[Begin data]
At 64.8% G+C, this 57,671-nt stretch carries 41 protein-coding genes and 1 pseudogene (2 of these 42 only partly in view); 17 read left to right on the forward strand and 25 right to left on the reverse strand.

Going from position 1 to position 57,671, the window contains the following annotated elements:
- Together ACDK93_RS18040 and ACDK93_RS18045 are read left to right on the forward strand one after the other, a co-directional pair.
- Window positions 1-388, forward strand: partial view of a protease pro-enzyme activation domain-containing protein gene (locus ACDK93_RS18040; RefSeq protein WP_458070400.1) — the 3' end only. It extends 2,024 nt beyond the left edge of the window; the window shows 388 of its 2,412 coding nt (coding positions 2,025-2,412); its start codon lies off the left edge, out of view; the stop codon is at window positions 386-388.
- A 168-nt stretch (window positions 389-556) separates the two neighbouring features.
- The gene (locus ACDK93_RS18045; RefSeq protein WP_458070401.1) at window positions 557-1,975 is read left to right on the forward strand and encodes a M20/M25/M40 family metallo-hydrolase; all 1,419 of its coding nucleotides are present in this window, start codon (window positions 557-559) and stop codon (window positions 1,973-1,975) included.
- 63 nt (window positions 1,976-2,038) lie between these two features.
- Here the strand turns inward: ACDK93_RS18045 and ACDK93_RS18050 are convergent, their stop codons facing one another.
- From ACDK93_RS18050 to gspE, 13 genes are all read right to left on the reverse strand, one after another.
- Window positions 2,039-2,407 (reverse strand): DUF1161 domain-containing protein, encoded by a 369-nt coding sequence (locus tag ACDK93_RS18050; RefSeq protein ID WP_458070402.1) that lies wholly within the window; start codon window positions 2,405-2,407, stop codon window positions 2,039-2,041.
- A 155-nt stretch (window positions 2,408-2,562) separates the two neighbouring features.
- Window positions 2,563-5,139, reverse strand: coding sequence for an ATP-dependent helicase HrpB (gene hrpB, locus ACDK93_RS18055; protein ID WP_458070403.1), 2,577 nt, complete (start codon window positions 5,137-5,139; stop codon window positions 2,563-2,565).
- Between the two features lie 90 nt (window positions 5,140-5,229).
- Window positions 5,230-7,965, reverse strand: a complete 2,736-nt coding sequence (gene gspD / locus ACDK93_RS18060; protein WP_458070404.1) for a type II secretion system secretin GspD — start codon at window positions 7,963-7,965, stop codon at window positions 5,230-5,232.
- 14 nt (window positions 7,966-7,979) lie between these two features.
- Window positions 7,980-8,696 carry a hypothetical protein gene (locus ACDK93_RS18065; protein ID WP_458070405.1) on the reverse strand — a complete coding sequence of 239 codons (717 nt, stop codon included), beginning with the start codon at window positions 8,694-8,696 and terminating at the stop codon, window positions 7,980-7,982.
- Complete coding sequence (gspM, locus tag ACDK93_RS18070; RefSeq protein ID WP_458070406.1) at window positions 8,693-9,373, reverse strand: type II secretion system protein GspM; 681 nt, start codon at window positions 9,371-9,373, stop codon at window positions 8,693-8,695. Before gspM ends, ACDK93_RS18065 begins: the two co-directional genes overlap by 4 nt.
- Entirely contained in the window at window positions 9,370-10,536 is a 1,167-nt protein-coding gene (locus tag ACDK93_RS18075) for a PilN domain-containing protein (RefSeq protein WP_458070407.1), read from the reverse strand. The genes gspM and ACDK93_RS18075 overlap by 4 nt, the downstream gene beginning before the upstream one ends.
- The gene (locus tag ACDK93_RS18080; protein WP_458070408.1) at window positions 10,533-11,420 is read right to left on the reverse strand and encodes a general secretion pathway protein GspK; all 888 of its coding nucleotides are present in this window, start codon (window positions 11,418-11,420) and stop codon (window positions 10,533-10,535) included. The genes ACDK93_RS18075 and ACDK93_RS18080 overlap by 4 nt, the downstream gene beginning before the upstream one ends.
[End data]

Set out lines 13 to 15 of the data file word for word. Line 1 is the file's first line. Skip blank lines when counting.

- Between the two features lie 90 nt (window positions 5,140-5,229).
- Window positions 5,230-7,965, reverse strand: a complete 2,736-nt coding sequence (gene gspD / locus ACDK93_RS18060; protein WP_458070404.1) for a type II secretion system secretin GspD — start codon at window positions 7,963-7,965, stop codon at window positions 5,230-5,232.
- 14 nt (window positions 7,966-7,979) lie between these two features.